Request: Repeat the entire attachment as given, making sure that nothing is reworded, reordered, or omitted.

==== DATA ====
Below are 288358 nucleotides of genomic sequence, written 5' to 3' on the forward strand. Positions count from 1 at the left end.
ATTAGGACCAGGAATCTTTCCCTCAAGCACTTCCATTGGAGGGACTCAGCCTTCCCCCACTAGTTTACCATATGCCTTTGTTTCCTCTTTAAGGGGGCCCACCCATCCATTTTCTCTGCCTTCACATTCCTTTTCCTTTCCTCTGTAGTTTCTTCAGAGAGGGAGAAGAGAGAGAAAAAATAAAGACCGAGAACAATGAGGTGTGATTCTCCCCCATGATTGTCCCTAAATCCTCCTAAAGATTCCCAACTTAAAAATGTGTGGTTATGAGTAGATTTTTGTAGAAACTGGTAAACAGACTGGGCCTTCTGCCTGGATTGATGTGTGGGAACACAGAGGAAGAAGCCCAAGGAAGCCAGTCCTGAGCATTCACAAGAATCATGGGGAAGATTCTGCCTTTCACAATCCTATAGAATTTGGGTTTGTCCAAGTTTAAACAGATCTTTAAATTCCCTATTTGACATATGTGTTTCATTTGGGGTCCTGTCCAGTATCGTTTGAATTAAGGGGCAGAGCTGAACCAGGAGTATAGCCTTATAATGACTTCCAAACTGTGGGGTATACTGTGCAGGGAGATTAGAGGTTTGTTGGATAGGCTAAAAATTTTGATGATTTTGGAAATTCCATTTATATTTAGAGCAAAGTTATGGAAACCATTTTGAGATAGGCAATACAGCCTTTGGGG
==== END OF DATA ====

Below are 288358 nucleotides of genomic sequence, written 5' to 3' on the forward strand. Positions count from 1 at the left end.
ATTAGGACCAGGAATCTTTCCCTCAAGCACTTCCATTGGAGGGACTCAGCCTTCCCCCACTAGTTTACCATATGCCTTTGTTTCCTCTTTAAGGGGGCCCACCCATCCATTTTCTCTGCCTTCACATTCCTTTTCCTTTCCTCTGTAGTTTCTTCAGAGAGGGAGAAGAGAGAGAAAAAATAAAGACCGAGAACAATGAGGTGTGATTCTCCCCCATGATTGTCCCTAAATCCTCCTAAAGATTCCCAACTTAAAAATGTGTGGTTATGAGTAGATTTTTGTAGAAACTGGTAAACAGACTGGGCCTTCTGCCTGGATTGATGTGTGGGAACACAGAGGAAGAAGCCCAAGGAAGCCAGTCCTGAGCATTCACAAGAATCATGGGGAAGATTCTGCCTTTCACAATCCTATAGAATTTGGGTTTGTCCAAGTTTAAACAGATCTTTAAATTCCCTATTTGACATATGTGTTTCATTTGGGGTCCTGTCCAGTATCGTTTGAATTAAGGGGCAGAGCTGAACCAGGAGTATAGCCTTATAATGACTTCCAAACTGTGGGGTATACTGTGCAGGGAGATTAGAGGTTTGTTGGATAGGCTAAAAATTTTGATGATTTTGGAAATTCCATTTATATTTAGAGCAAAGTTATGGAAACCATTTTGAGATAGGCAATACAGCCTTTGGGG